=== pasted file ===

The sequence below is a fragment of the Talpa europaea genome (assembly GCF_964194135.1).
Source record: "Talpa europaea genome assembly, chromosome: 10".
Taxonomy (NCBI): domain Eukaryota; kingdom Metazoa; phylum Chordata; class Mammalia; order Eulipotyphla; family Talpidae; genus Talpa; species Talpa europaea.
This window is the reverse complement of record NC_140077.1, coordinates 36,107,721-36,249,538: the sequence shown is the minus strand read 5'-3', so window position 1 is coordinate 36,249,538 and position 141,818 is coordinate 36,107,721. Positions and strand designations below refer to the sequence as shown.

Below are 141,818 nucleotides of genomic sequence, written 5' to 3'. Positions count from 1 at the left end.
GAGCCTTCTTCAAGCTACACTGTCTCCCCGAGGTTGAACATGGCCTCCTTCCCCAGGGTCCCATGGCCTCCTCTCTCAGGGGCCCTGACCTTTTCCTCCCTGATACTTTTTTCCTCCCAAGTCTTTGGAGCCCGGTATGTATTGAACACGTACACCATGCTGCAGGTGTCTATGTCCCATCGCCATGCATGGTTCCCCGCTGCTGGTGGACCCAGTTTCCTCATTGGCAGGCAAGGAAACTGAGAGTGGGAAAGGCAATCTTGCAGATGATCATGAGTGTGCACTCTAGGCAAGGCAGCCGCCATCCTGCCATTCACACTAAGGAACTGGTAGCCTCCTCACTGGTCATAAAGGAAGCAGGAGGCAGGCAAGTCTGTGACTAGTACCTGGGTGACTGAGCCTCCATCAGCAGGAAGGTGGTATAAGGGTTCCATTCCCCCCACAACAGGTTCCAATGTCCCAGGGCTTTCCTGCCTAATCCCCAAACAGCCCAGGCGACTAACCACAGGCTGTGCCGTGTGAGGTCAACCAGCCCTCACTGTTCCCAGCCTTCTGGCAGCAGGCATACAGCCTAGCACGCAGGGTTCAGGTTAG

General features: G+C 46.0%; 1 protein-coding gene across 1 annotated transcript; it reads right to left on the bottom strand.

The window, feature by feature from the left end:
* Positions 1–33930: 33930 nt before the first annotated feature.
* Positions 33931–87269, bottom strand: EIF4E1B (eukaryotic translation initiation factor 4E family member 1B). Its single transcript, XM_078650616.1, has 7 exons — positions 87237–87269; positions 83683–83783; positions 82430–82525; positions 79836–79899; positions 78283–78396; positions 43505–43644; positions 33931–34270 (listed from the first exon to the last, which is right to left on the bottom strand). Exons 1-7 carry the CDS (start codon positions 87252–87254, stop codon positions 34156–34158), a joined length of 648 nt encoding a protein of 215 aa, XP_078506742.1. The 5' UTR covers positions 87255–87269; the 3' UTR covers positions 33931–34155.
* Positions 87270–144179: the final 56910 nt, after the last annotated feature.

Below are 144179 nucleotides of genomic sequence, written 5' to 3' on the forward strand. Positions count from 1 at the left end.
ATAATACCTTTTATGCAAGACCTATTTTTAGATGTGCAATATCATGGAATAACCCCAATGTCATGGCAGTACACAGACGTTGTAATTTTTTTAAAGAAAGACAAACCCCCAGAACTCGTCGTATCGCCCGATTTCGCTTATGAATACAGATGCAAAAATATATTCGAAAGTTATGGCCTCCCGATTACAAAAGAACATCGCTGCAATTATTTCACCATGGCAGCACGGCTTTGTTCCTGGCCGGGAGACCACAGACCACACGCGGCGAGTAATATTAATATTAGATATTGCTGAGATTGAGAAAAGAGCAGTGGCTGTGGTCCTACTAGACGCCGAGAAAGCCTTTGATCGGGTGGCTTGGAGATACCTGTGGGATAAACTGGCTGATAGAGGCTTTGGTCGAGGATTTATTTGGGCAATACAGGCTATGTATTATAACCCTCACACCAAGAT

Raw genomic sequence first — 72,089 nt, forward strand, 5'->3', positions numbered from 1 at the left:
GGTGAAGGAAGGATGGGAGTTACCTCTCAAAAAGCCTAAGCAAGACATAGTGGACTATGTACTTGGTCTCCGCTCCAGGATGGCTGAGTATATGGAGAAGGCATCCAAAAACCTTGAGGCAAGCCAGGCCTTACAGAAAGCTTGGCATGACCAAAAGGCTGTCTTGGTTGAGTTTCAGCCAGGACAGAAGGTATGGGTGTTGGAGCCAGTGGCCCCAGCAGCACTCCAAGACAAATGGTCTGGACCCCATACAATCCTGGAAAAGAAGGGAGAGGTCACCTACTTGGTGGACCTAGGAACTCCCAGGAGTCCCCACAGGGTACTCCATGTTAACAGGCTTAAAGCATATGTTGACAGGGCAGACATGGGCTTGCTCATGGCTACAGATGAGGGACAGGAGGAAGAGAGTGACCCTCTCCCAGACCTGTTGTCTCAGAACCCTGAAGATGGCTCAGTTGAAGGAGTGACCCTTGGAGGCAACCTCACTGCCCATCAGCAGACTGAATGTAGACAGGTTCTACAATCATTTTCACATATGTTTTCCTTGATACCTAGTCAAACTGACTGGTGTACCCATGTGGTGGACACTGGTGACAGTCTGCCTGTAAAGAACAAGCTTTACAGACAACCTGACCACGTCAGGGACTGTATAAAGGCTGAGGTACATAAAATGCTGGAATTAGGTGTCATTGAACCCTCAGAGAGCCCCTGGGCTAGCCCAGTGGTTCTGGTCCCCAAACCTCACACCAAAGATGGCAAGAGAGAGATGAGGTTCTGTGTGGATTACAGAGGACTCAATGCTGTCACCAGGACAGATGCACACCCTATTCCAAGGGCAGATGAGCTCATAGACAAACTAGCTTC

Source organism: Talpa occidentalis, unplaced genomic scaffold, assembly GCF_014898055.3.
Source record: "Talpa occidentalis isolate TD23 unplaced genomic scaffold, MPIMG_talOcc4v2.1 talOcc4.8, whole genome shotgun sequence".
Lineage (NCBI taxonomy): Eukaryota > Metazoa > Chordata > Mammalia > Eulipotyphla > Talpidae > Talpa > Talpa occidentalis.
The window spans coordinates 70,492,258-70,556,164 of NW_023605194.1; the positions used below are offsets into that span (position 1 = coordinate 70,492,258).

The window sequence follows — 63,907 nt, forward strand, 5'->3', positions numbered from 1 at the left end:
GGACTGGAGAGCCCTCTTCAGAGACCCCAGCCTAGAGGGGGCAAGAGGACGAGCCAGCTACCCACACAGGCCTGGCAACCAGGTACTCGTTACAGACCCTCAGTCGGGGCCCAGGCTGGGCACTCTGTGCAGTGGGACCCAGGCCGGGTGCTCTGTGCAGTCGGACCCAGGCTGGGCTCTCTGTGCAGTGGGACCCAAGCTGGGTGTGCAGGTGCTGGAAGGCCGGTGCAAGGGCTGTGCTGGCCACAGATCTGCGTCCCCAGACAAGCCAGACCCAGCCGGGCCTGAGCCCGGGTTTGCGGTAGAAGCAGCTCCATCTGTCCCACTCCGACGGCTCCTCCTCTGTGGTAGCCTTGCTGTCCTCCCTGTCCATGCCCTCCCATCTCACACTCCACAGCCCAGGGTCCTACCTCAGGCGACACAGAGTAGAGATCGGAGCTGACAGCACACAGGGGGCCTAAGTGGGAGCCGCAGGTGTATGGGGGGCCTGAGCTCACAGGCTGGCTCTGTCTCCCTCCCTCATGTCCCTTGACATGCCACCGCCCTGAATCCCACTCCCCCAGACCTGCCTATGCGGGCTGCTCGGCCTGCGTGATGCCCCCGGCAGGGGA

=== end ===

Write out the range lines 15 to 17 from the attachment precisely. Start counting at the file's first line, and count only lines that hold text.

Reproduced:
GGTGAAGGAAGGATGGGAGTTACCTCTCAAAAAGCCTAAGCAAGACATAGTGGACTATGTACTTGGTCTCCGCTCCAGGATGGCTGAGTATATGGAGAAGGCATCCAAAAACCTTGAGGCAAGCCAGGCCTTACAGAAAGCTTGGCATGACCAAAAGGCTGTCTTGGTTGAGTTTCAGCCAGGACAGAAGGTATGGGTGTTGGAGCCAGTGGCCCCAGCAGCACTCCAAGACAAATGGTCTGGACCCCATACAATCCTGGAAAAGAAGGGAGAGGTCACCTACTTGGTGGACCTAGGAACTCCCAGGAGTCCCCACAGGGTACTCCATGTTAACAGGCTTAAAGCATATGTTGACAGGGCAGACATGGGCTTGCTCATGGCTACAGATGAGGGACAGGAGGAAGAGAGTGACCCTCTCCCAGACCTGTTGTCTCAGAACCCTGAAGATGGCTCAGTTGAAGGAGTGACCCTTGGAGGCAACCTCACTGCCCATCAGCAGACTGAATGTAGACAGGTTCTACAATCATTTTCACATATGTTTTCCTTGATACCTAGTCAAACTGACTGGTGTACCCATGTGGTGGACACTGGTGACAGTCTGCCTGTAAAGAACAAGCTTTACAGACAACCTGACCACGTCAGGGACTGTATAAAGGCTGAGGTACATAAAATGCTGGAATTAGGTGTCATTGAACCCTCAGAGAGCCCCTGGGCTAGCCCAGTGGTTCTGGTCCCCAAACCTCACACCAAAGATGGCAAGAGAGAGATGAGGTTCTGTGTGGATTACAGAGGACTCAATGCTGTCACCAGGACAGATGCACACCCTATTCCAAGGGCAGATGAGCTCATAGACAAACTAGCTTC

Source organism: Talpa occidentalis, unplaced genomic scaffold, assembly GCF_014898055.3.
Source record: "Talpa occidentalis isolate TD23 unplaced genomic scaffold, MPIMG_talOcc4v2.1 talOcc4.8, whole genome shotgun sequence".